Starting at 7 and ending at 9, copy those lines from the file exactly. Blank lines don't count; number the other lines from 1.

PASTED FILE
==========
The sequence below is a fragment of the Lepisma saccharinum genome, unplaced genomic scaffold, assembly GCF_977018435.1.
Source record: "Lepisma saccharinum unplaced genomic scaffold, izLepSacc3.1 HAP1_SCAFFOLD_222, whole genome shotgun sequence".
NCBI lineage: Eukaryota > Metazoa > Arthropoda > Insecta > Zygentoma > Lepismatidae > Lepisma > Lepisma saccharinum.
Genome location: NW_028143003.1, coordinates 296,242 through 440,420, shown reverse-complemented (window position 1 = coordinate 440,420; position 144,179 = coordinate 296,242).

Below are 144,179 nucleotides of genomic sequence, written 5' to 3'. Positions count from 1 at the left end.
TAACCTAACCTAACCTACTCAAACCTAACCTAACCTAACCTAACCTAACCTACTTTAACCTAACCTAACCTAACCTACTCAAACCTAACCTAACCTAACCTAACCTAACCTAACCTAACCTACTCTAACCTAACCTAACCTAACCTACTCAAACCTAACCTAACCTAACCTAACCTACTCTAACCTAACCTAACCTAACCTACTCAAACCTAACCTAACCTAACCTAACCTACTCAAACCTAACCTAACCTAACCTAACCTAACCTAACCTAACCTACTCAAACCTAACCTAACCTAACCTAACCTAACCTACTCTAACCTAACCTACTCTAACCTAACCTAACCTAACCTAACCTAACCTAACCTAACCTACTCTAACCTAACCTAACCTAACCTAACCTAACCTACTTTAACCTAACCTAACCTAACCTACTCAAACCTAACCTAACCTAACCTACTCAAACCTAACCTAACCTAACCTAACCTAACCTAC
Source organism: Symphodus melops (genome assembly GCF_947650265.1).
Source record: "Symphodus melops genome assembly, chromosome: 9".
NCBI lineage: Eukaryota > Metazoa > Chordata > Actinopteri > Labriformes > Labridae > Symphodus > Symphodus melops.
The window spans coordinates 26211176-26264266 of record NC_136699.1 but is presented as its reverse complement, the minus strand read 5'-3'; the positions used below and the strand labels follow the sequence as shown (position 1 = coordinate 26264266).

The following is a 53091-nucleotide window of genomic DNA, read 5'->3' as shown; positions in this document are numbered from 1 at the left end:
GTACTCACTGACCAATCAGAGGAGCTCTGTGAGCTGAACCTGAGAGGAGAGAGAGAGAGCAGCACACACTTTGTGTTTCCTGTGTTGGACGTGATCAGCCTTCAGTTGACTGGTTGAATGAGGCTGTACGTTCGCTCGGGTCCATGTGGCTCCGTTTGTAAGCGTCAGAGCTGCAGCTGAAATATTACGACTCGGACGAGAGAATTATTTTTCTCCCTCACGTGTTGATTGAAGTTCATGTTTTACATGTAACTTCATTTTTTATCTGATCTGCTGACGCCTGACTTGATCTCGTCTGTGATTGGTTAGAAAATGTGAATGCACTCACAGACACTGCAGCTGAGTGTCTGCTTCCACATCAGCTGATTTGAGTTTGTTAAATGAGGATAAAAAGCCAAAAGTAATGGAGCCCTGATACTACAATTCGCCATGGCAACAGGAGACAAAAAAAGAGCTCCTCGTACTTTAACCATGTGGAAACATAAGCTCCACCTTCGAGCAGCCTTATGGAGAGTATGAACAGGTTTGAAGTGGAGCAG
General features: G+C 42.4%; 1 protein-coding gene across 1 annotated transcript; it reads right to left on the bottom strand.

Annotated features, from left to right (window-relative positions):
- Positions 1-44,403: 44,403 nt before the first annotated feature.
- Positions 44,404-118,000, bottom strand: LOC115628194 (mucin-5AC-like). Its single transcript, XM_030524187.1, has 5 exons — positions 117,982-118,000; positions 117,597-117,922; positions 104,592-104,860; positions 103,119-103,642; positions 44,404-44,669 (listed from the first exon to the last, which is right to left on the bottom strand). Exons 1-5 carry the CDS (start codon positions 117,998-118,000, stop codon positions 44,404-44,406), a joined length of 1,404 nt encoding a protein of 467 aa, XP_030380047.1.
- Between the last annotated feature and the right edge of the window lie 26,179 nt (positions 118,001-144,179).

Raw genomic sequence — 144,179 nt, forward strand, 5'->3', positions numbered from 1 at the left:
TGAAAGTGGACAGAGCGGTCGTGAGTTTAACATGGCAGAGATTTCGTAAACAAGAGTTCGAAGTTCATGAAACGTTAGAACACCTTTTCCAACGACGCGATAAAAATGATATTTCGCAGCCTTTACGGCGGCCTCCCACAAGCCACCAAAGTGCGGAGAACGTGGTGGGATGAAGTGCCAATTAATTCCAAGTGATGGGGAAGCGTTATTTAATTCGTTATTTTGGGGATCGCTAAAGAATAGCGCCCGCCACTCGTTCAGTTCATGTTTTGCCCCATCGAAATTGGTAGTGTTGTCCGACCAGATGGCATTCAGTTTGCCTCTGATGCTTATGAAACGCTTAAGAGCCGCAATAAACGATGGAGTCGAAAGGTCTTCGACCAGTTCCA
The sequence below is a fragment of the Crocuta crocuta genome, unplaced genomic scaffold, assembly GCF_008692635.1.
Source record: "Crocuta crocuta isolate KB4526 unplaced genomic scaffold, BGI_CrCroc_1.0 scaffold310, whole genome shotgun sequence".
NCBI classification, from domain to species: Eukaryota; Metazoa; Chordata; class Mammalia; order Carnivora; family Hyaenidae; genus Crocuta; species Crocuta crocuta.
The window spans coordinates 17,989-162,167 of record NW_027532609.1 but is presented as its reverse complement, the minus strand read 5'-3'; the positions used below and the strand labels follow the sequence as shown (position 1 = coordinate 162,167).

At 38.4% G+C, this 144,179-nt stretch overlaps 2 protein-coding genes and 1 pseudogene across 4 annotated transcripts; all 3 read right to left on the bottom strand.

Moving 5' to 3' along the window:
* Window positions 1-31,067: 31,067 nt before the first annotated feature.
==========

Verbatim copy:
Source organism: Symphodus melops (genome assembly GCF_947650265.1).
Source record: "Symphodus melops genome assembly, chromosome: 9".
NCBI lineage: Eukaryota > Metazoa > Chordata > Actinopteri > Labriformes > Labridae > Symphodus > Symphodus melops.